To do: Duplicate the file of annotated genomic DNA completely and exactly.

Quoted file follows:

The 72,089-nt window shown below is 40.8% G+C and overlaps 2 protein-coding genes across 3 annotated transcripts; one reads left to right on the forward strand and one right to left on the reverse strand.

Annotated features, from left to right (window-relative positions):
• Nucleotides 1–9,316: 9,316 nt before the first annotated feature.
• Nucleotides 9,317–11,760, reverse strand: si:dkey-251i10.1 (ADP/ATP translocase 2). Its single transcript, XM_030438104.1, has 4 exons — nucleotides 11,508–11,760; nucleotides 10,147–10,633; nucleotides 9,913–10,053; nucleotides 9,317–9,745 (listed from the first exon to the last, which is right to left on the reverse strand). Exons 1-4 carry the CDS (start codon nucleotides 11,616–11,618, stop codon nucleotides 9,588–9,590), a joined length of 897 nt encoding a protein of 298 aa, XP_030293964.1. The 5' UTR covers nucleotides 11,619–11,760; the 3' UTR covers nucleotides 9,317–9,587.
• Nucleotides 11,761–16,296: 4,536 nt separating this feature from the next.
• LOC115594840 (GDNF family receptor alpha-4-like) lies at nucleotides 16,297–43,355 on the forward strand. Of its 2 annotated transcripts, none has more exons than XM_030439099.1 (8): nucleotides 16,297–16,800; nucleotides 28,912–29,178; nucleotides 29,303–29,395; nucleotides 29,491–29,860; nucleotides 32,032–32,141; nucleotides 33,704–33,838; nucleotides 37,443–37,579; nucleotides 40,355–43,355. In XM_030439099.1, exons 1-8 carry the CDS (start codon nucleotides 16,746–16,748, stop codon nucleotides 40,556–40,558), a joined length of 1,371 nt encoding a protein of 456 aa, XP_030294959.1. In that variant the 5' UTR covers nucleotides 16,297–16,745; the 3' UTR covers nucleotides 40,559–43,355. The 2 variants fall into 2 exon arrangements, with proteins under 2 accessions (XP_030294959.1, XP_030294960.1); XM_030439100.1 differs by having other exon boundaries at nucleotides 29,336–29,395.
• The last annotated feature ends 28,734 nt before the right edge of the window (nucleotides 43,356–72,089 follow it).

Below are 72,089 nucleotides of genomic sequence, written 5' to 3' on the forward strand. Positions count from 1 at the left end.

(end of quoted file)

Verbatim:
The 72,089-nt window shown below is 40.8% G+C and overlaps 2 protein-coding genes across 3 annotated transcripts; one reads left to right on the forward strand and one right to left on the reverse strand.

Annotated features, from left to right (window-relative positions):
• Nucleotides 1–9,316: 9,316 nt before the first annotated feature.
• Nucleotides 9,317–11,760, reverse strand: si:dkey-251i10.1 (ADP/ATP translocase 2). Its single transcript, XM_030438104.1, has 4 exons — nucleotides 11,508–11,760; nucleotides 10,147–10,633; nucleotides 9,913–10,053; nucleotides 9,317–9,745 (listed from the first exon to the last, which is right to left on the reverse strand). Exons 1-4 carry the CDS (start codon nucleotides 11,616–11,618, stop codon nucleotides 9,588–9,590), a joined length of 897 nt encoding a protein of 298 aa, XP_030293964.1. The 5' UTR covers nucleotides 11,619–11,760; the 3' UTR covers nucleotides 9,317–9,587.
• Nucleotides 11,761–16,296: 4,536 nt separating this feature from the next.
• LOC115594840 (GDNF family receptor alpha-4-like) lies at nucleotides 16,297–43,355 on the forward strand. Of its 2 annotated transcripts, none has more exons than XM_030439099.1 (8): nucleotides 16,297–16,800; nucleotides 28,912–29,178; nucleotides 29,303–29,395; nucleotides 29,491–29,860; nucleotides 32,032–32,141; nucleotides 33,704–33,838; nucleotides 37,443–37,579; nucleotides 40,355–43,355. In XM_030439099.1, exons 1-8 carry the CDS (start codon nucleotides 16,746–16,748, stop codon nucleotides 40,556–40,558), a joined length of 1,371 nt encoding a protein of 456 aa, XP_030294959.1. In that variant the 5' UTR covers nucleotides 16,297–16,745; the 3' UTR covers nucleotides 40,559–43,355. The 2 variants fall into 2 exon arrangements, with proteins under 2 accessions (XP_030294959.1, XP_030294960.1); XM_030439100.1 differs by having other exon boundaries at nucleotides 29,336–29,395.
• The last annotated feature ends 28,734 nt before the right edge of the window (nucleotides 43,356–72,089 follow it).

Below are 72,089 nucleotides of genomic sequence, written 5' to 3' on the forward strand. Positions count from 1 at the left end.